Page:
Do it, or defer it?

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Major capital expenses in condos are reserve expenses.  During this pandemic it is very tempting to hold-off authorizing work to proceed.  After all, reserve contributions make up 30% to 50% of the budget, are usually very disruptive when they are going on, and cost a lot.

Based on our experience so far, most projects did proceed during the first six months of the pandemic, albeit with physical distancing, small 5Do It Or Defer It crews, staggered shifts, hand sanitization, respiratory etiquette, and self awareness.  Contractors were quick to embrace protocols to mitigate spread and still get things done.  Consultants found even more ways to collaborate and use technology respecting and emphasizing the need to crush-the-curve.  Condominium boards were sometimes less welcoming, especially for interior work; however, most work related to paving, balcony, and roof projects proceeded.  Some projects benefitted from even more competitively priced bids than planned.  Other projects suffered from supply chain disruptions, skyrocketing material costs, and ill-conceived fear-based restrictions or cancellations.

Condo Boards find themselves in a difficult place (to say the least) trying to balance public health requirements, individual owner concerns, and professional advice in a very turbulent, fearful, and anxious environment that seems to change everything in just a few heartbeats.  Successful boards can adapt and overcome by carefully considering some key points when trying to save, lessen, reduce, shave, or otherwise avoid major repair and replacement costs.  Those key points include recognizing that:

  1. Contributing less now means contributing more later, think about it the same way you would think about retirement savings plans.
  2. Deferring work means that a small expensive fix now will be a bigger, very expensive fix later.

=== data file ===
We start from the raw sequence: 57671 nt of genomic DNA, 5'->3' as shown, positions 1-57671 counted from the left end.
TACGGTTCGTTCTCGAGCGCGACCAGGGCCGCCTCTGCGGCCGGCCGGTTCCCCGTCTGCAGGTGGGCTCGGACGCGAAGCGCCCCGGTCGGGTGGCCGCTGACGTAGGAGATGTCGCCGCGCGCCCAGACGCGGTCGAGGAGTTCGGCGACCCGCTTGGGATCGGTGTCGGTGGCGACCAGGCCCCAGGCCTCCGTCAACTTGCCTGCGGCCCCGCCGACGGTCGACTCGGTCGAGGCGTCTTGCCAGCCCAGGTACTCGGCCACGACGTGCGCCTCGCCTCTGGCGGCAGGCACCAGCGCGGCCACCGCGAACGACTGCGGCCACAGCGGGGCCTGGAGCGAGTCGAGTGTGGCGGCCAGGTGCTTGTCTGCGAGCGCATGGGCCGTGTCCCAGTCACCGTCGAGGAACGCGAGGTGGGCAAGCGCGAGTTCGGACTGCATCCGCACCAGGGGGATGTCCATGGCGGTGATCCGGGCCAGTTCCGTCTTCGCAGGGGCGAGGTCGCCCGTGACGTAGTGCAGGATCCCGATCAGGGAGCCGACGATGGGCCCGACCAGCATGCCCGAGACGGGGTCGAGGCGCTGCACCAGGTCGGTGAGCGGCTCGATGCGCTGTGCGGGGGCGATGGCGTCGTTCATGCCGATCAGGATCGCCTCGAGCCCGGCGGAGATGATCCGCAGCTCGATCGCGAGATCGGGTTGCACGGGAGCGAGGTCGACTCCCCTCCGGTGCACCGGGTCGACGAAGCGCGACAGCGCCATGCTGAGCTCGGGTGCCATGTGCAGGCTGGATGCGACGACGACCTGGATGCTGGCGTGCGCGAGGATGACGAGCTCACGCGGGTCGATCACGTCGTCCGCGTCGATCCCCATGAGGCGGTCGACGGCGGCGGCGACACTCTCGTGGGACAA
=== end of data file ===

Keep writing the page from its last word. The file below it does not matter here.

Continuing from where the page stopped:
3. Lower balances mean less opportunity to earn interest, interest that helps moderate common expense fee increases.

If you absolutely must defer a major replacement, consider prioritizing your needs or wants as follows:

  1. Safety:  safe buildings mitigate fire, smoke, slips, trips, falls, and water intrusion or escape.
  2. Reliability:  reliable buildings are strong, rigid, and durable.
  3. Functionality:  functional buildings control heat, vapour, light, and noise.
  4. Efficiency:  efficient buildings use less fossil fuel, optimize clean energy use, and emit little waste.
  5. Economics: economic buildings realize good value for all money collected, saved, and spent, seek best solutions for maximum effect, and invest in future considerations.
  6. Aesthetics: aesthetic buildings look good, have great curb appeal, and are in desirable locations.

These needs and wants have been the cornerstone of decision-making for a very long time.  In the early 1960s the Canadian Division of Building Research, part of the National Research Council, produced Canadian Building Digests that emphasized these points – particularly regarding the requirements for exterior walls.  They apply to whole buildings and their systems too.

Also, from the Seven Lamps of Architecture by John Ruskin, 1849, it was concluded:  “Therefore, when we build, let us think that we build for ever.  Let it not be for present delight, nor for present use alone; let it be such work as our descendants will thank us for, and let us think, as we lay stone on stone, that a time is to come when those stones will be held sacred because our hands have touched them, and that men will say as they look upon the labor and wrought substance of them, “See! this our fathers did for us.” For, indeed, the greatest glory of a building is not in its stones, or in its gold. Its glory is in its Age.”

Every condominium manager, board, and community has a network of professional advisors they can, and should, turn to when making these types of decisions.  Once the issues are properly framed, appropriate solutions will be brought to light.  Those solutions will be well thought out, as broadly fair to everyone involved as is possible, and ultimately successful in keeping your community safe, sound, and sane.

All that while remembering that a home is more than a roof, walls, or lofty curving stairs, it is a place of faith, and trust, and softly spoken prayers.  It is a people thing after all.  We are well-served when we remember to be kind, compassionate, and understanding as we all learn to deal with decision-making in a pandemic.


Jon Juffs


Jon Juffs, C.E.T., ACCI

Director, McIntosh Perry

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